Don’t fall into a money pit on the way to your next apartment.
Maybe there’s someone out there who just loves moving season. A maze of cardboard and packing tape, a massive project standing between them and their new home, runaway costs for collecting and lugging piles of unwanted things.
But I haven’t met that person.
More often, moving is a stress-filled and wallet-draining ordeal. But it doesn’t have to be. To get some smart tips on saving your bank account and your sanity while relocating, I talked to a young marketing professional from Chicago named Angelina. She and her roommate recently moved from a fourth-floor walkup in Logan Square to a more spacious townhouse. As Angelina told me, shrewd decisions throughout the process can save money, time, and stress. Here are her top five moving money hacks:
1. Get financially ready to move.
“I wish I’d spoken to my roommate early on to make sure we were on the same page financially. When we were applying for our new apartment, our credit check went fine, but the owner was adamant about seeing additional funds in case we lost our jobs. Fortunately, I have a six-month emergency fund, which was enough to qualify both of us. But my roommate doesn’t have savings.
“So we had to have a stressful, difficult conversation about how he needed to get on that because next time he might not have a roommate who can help him out. The good news is he’s now working on building his savings and his 401(k).”
2. Make some lists.
“The first thing I did was make lists of what I had to do with everything I owned. I knew I wanted to purge some stuff because I didn’t want to pay to move unwanted things, and some things just didn’t spark joy.
“In my phone’s notes app, I made three lists: What to Donate, What to Sell, and What to Pack. The lists steered me in the right direction and gave me an idea of how much I was actually going to be moving. And it was a good way to set a realistic moving budget.”
3. Use your stuff to cut moving expenses.
“I mailed two bags of my best unwanted clothing to Buffalo Exchange and Crossroads Trading, making about $50 from each. I donated other usable clothing to a housing charity, and the rest a local clothing scrap drop-off, making sure to fill out the tax-deductible receipts.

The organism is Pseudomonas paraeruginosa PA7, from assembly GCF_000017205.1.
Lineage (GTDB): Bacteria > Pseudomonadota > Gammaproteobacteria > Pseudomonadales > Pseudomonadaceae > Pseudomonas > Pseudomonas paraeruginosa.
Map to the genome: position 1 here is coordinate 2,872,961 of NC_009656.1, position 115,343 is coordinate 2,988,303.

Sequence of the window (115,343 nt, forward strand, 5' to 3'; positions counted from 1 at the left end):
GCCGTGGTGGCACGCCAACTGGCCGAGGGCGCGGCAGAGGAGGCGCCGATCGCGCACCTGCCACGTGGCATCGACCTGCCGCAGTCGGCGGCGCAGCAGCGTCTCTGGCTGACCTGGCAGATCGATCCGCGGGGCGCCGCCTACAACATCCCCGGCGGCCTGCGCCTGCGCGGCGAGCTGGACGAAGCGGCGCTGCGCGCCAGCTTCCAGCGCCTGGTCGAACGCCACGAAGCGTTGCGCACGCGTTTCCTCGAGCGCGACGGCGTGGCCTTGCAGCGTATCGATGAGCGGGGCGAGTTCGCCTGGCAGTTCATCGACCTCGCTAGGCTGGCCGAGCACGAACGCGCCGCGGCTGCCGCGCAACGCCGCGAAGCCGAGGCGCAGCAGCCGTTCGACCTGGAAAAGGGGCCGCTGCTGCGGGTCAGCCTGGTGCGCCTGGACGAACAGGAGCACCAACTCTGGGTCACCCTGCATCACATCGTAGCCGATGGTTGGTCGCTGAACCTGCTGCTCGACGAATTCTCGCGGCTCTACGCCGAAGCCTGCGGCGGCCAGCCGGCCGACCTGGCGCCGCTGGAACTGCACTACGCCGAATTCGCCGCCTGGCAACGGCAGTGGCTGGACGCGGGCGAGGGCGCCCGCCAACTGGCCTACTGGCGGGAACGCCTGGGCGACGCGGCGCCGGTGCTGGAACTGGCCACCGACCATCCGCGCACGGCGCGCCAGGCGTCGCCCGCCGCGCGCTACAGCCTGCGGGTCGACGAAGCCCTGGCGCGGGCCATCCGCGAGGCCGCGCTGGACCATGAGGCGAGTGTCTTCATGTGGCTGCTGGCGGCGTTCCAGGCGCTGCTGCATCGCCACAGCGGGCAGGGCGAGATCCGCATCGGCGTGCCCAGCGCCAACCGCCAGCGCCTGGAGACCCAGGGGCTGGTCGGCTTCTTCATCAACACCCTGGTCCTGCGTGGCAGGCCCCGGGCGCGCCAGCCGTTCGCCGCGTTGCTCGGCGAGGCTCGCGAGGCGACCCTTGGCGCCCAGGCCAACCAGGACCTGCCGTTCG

“I also sold a few items—some furniture and kitchen stuff—to the person taking over my room at the old place. So I didn’t have to pay to move this extra stuff, and I got some money back for it.”
4. Determine how much muscle you need.
“My roommate thought we’d move with help from a couple of friends and a truck rental. I was like, ‘No way.’ Ultimately, I won that discussion and started to look for moving companies. The quotes ranged from $1,000 to $1,500. They all said the fourth-floor walk-up was really costing us. Some said moving at the end of the month is more expensive, and we could save if we had a flexible move date. But the landlord wanted us to move on this specific Thursday.
“I told a bunch of friends about these crazy moving prices. One of them said, “Why don’t you just get a TaskRabbit?” They’re priced by the hour, and TaskRabbit has insurance to cover the movers. Plus, I could read individual reviews of the actual people doing to the move. I picked two and we rented a U-Haul—$68 for half day. We spent $168 per mover, including tip and a TaskRabbit fee of about 7%. The whole move took two and a half hours and cost less than $500.”
5. Unforeseen costs? Check your mail.
“Despite all my planning, I underestimated the number of household things we had to get for the new house. I even had to make a fourth list: What to Buy. Mostly little things: a toilet brush, a shower drain cover, sponges, coat hooks. They’re nominal costs but they add up really quickly. What’s cool is I got a moving packet with tons of coupons because of my change of address with USPS—including one from Bed, Bath & Beyond. It’s not like I’m an extreme couponer, but this saved me a lot.”
(Quotes have been edited for style and length.)